Get Cozy with Rosé: Four Reasons to Drink Pink This Fall


Many people wrongly assume that rosé should only be enjoyed during the summer months. And many more people believe it’s the low man on the totem pole when it comes to delicious wine. Both assumptions couldn’t be further from the truth! For Central Florida residents, now — as the heat finally breaks and we usher in the holiday season — is the perfect time to uncork a bottle.

To make rosé, vintners use different varieties of red grapes that remain in contact with the skin long enough to acquire some color. Left in contact for longer, the product would eventually become red wine. Rosé comes from all over the world and ranges in color from a barely-there pink to a deep, translucent ruby. It can be still or sparkling. Of course, the flavor options are just as varied: juicy, tart, floral, crisp, stony, and even peppery. 

Why You Should Drink Pink During the Fall

Here are four reasons to drink pink this fall:

  • It’s always in season: Like white wine, rosé is served chill. Also like white wine, it can be sipped on any time — especially in Central Florida, where you can enjoy a glass on your front porch nearly all year long.
  • Most options are dry, not sickly sweet: White zinfandel gives this wine a bad name, making people think it’s too sweet for their palates. Most options, though, are dry, refreshing, and delicious. Grab a bottle from a vineyard in Provence, France, and get ready to be impressed!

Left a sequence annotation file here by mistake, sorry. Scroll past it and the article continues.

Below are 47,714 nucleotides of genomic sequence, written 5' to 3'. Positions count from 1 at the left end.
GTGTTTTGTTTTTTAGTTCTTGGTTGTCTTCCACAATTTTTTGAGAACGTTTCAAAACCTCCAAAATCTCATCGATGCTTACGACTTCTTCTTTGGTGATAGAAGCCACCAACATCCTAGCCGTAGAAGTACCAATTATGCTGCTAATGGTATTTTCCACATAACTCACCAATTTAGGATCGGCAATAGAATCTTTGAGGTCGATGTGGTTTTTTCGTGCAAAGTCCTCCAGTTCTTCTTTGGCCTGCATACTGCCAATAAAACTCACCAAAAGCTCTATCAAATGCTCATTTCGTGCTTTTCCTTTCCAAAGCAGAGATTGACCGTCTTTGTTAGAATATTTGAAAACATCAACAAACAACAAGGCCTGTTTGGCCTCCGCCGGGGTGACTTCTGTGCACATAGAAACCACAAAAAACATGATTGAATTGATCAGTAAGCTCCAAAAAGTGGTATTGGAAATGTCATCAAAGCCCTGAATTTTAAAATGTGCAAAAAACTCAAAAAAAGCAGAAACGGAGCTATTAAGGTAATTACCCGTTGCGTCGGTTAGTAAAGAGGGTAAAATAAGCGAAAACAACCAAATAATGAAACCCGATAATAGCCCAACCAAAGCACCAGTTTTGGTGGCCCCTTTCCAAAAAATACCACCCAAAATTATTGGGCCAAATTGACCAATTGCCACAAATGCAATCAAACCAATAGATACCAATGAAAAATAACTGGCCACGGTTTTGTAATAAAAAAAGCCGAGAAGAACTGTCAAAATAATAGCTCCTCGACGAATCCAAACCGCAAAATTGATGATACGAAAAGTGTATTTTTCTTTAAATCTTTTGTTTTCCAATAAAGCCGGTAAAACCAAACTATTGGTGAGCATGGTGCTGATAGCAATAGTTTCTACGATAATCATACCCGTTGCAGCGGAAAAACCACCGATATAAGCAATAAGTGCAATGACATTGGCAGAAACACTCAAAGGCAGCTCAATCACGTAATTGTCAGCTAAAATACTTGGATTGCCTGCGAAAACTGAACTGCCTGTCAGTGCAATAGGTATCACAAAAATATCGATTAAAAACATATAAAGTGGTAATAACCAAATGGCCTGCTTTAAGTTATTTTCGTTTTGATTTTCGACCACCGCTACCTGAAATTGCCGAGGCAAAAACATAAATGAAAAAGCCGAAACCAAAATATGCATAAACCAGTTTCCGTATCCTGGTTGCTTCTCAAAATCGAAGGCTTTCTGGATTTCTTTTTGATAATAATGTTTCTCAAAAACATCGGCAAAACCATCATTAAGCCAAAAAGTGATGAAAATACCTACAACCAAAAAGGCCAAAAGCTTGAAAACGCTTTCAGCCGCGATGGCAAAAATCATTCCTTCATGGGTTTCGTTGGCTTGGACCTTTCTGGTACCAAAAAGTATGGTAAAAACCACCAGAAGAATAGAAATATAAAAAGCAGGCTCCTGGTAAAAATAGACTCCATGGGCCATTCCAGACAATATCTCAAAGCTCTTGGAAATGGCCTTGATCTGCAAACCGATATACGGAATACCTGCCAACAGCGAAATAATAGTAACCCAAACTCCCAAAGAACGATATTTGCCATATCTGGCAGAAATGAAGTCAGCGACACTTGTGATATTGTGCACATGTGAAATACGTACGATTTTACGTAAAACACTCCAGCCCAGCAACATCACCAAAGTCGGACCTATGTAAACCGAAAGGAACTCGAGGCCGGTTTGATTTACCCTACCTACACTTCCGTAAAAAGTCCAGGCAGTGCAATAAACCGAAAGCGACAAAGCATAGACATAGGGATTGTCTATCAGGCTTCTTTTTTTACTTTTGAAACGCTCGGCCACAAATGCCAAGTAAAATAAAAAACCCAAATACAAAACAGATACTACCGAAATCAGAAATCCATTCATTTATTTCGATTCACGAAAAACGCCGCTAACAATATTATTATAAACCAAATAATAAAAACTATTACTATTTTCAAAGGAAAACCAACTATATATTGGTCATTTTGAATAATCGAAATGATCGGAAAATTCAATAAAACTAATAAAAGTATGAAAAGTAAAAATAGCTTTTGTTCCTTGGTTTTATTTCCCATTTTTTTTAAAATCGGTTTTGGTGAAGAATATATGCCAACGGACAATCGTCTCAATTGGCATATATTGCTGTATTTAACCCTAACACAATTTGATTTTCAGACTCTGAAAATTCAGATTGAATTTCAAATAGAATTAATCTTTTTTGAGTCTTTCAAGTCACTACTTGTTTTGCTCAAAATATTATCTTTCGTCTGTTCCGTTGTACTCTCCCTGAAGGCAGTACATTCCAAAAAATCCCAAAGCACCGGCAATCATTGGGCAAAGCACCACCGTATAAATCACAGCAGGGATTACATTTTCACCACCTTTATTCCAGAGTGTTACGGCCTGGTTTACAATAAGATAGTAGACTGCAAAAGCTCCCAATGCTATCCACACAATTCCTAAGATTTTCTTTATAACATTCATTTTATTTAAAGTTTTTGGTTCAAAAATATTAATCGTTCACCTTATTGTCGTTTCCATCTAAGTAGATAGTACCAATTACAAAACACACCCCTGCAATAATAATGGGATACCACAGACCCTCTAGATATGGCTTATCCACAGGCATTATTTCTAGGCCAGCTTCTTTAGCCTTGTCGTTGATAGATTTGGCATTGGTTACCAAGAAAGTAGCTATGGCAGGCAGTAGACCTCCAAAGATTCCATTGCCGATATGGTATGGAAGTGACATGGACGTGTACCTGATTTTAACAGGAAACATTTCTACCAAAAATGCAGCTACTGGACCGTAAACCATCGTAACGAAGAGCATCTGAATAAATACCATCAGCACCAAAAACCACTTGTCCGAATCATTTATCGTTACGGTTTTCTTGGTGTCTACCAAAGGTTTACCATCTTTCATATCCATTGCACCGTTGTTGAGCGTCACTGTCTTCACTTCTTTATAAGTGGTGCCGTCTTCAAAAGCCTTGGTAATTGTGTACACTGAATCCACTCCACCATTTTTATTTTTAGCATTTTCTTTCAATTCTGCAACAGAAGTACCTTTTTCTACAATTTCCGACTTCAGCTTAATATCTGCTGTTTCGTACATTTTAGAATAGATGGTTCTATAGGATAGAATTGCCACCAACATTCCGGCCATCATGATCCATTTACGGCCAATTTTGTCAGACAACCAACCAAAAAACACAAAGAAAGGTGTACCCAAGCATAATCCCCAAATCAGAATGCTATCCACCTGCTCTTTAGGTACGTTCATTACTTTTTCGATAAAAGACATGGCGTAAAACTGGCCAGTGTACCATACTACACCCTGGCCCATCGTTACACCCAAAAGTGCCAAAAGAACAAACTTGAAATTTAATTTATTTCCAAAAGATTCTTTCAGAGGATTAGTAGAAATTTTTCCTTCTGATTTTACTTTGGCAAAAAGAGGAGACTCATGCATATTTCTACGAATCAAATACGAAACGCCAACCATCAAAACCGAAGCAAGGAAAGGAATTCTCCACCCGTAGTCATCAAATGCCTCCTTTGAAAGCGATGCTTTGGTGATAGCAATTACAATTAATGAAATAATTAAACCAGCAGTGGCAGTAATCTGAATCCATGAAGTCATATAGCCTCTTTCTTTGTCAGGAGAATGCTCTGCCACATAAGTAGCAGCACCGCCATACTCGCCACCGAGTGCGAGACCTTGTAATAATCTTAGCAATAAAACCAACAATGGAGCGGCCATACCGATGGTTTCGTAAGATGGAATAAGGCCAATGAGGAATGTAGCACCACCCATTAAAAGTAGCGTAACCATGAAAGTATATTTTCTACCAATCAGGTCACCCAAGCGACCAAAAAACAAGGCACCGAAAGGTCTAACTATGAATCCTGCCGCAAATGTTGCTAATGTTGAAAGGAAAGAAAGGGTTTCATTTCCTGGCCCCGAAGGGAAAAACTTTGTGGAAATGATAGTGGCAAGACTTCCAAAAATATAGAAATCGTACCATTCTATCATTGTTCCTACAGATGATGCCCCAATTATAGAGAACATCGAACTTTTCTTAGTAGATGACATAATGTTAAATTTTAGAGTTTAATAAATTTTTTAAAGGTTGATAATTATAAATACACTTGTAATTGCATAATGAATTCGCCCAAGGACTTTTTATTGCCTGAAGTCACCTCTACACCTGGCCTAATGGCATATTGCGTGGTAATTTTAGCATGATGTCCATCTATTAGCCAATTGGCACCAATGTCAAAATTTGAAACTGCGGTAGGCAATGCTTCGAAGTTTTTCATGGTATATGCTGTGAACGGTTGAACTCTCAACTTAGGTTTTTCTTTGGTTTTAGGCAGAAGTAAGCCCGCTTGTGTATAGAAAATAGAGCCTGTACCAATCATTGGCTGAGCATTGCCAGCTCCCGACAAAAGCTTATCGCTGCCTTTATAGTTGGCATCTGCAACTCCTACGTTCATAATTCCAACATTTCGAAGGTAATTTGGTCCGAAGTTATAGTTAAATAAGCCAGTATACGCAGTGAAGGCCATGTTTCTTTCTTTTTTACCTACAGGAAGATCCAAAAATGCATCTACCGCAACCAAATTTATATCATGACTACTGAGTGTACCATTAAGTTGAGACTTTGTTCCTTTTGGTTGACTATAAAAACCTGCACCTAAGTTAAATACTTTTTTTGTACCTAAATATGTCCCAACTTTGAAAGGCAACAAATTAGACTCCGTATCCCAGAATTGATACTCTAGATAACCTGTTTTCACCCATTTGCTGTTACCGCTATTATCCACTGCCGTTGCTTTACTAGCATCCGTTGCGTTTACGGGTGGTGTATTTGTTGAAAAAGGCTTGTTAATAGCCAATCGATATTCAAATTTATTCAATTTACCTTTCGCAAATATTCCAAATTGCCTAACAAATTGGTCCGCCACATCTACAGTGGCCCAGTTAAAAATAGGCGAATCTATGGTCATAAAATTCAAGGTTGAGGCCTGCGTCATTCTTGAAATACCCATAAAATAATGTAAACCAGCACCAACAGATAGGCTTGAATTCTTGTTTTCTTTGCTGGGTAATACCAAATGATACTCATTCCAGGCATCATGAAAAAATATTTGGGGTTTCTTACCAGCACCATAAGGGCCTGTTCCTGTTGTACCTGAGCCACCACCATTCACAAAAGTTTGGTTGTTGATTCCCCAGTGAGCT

• There’s one for every occasion: As we touched on above, rosé is made from a multitude of grapes and comes in a variety of flavors. The classic examples from Provence, an area of southern France, are crisp with a taste of tart fruit. The Loire Valley, a part of central France, produces cabernet franc with surprising pops of green pepper and cocoa powder. In Spain and parts of California, they are often juicy with red fruit notes. Such diversity means that there’s a rosé for every person and event — from a wine novice at a casual happy hour to your most opinionated relative at a formal holiday meal.
  • It pairs with everything — even holiday meals!: It can be tough to find the right wine to serve with Thanksgiving and Christmas dinner. Why not give rosé a shot? Consider these pairings: For a cocktail party, try sparkling option or a light Provencal. For turkey with cranberry sauce, a wine of garnacha from Spain or from Tavel in the southern Rhone works well. Clos Cibonne, a geeky Provencal rosé made from the Tibouren grape, pairs especially well with beef.

Round-Up of Edible Orlando-Approved Rosé

If you’re ready to begin your rosé journey, we’re rounded-up some Edible Orlando-approved options, both still and sparkling. We hope you feel inspired to serve a bottle during the holidays!

Still Wines

  • Chateau de Trinquevedel; Tavel (Rhone), France
  • Domaine Tempier Rosé; Bandol (Provence), France
  • Clos Cibonne, Cuvée Tradition Rosé of Tibouren; Provence, France
  • Domaine de Pallus “Messanges” Rosé of Cabernet Franc; Chinon (Loire), France
  • Bodegas Muga Rosado; Rioja, Spain
  • Eyrie Vineyards Rosé of Pinot Nior; Willamette Valley, Oregon
  • Bonny Doon, Vin Gris de Cigare; California

Sparkling Wines

  • Billecart-Salmon Brut Rosé; Champagne, France
  • Lucien Albrecht Cremant D’Alsace Brut Rosé; France
  • Ameztoi, Txakolina Rubentis Rosé; Spain


A version of this article originally appeared in the Fall 2019 issue of Edible Orlando, written by Judith Smelser.